• an actual clinic location, and
  • a license to provide services in your state.

Plus, if any of your therapists worked previously at another clinic, you’ll need to determine if they were credentialed as a group or an individual provider. If they don’t have their own contract, they likely aren’t covered.

If you need help navigating the credentialing process, consider reaching out to a local, established private practice therapist for advice or seeking the assistance of a paid consultant who can take care of the paperwork for you.

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Cozy up to codes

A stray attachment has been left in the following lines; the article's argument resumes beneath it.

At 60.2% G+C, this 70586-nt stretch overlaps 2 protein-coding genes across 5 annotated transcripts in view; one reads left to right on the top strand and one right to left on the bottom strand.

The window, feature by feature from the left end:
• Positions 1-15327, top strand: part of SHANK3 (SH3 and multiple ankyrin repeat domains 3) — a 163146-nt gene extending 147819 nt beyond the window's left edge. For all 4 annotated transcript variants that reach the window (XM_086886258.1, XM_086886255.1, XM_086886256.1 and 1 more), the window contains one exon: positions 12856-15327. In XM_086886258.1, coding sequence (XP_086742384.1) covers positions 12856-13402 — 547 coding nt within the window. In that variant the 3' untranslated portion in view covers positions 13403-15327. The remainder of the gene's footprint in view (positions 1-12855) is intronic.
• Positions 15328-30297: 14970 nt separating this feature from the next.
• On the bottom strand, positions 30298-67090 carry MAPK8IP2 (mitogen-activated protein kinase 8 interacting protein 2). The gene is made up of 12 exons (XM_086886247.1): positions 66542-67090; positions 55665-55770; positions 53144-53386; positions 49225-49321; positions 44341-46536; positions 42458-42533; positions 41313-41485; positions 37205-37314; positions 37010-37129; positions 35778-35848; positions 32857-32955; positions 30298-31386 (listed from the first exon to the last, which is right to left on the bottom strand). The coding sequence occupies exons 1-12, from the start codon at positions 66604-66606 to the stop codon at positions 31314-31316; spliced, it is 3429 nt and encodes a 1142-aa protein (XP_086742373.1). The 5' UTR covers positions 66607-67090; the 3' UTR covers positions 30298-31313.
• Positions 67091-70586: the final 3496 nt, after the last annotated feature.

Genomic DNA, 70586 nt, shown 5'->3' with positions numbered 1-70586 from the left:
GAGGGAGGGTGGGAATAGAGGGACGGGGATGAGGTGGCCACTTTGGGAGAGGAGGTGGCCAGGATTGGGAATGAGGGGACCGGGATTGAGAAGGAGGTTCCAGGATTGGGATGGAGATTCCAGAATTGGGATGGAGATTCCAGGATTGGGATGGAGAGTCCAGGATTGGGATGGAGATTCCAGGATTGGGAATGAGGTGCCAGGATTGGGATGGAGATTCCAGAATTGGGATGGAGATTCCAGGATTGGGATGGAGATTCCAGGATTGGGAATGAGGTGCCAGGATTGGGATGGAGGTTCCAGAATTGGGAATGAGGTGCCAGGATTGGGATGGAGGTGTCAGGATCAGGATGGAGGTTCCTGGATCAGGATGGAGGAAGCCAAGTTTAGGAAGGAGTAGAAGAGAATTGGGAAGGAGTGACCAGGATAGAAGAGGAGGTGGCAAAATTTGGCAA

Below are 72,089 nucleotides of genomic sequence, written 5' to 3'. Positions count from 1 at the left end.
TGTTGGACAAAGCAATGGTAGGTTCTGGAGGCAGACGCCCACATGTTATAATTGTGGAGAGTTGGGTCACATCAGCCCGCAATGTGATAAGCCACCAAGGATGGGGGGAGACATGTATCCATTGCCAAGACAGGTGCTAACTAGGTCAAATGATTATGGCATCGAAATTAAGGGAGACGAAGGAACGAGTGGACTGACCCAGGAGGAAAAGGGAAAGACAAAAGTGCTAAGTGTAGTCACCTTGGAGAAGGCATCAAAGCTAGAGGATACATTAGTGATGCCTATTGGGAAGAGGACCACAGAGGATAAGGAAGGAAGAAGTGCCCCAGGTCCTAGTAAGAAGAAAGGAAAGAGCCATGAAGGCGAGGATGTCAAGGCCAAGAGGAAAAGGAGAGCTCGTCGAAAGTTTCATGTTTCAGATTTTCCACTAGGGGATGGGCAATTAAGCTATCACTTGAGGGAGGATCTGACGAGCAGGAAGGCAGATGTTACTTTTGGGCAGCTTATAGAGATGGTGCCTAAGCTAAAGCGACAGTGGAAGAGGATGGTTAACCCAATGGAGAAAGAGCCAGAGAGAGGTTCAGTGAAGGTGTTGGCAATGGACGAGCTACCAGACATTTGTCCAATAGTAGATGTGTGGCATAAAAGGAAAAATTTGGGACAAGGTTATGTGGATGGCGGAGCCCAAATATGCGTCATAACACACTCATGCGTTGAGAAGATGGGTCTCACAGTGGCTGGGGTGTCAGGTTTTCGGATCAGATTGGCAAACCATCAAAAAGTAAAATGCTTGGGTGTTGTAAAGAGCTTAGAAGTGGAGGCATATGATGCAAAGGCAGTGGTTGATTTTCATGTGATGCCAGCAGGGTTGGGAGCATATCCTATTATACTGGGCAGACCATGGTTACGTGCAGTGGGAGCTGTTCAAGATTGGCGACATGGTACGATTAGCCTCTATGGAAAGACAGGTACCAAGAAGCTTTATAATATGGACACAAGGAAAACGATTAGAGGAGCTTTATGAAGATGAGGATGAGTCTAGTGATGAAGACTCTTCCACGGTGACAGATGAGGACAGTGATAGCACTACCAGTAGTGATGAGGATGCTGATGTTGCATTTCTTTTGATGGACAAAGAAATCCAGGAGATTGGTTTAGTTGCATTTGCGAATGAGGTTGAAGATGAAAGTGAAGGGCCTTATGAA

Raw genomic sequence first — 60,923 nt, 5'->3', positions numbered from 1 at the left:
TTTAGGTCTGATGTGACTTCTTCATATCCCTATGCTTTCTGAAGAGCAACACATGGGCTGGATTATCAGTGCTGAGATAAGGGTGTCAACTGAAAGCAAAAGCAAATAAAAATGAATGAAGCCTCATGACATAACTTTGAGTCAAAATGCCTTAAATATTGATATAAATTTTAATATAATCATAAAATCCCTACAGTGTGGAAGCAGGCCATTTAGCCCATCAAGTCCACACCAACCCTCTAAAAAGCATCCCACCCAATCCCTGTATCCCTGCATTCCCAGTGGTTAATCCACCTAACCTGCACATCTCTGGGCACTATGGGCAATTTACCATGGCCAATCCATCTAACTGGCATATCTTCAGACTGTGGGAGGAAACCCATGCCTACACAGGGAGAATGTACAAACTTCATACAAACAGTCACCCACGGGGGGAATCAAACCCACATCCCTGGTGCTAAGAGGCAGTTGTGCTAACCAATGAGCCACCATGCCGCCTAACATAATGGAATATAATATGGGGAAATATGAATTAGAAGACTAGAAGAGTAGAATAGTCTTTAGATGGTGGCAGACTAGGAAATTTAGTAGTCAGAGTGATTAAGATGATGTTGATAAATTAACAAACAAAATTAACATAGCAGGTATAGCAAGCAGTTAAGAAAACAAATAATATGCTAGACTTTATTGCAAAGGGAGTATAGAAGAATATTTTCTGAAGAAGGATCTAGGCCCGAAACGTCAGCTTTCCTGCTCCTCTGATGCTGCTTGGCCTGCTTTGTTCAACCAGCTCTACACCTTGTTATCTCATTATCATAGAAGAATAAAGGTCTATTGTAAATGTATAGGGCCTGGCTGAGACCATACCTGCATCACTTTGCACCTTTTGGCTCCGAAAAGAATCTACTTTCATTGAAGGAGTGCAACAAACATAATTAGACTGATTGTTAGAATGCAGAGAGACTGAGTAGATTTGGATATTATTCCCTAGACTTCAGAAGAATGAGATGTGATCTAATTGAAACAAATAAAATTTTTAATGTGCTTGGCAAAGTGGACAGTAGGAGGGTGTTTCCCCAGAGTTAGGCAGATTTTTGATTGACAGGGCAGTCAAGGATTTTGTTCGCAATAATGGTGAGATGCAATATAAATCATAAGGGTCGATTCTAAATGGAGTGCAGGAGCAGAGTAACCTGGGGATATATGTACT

Billing is a numbers game—and thanks to ICD-10, it’s a letters game, too. Confused? Read on.


Developed and maintained by the American Medical Association, the Current Procedural Terminology (CPT®) is a registered trademark of the AMA and is “the most widely accepted medical nomenclature used to report medical procedures and services under public and private health insurance programs.” According to the American Physical Therapy Association (APTA), most third-party payers require PTs to bill using CPT-4 codes (coding for interventions) for services rendered—not diagnoses.

It’s important for your billing team to understand how CPT codes work. In this article, the American Academy of Orthopaedic Surgeons (AAOS) identifies the key service categories you need to know, including:

  • Evaluations and reevaluations
  • Supervised (untimed) modalities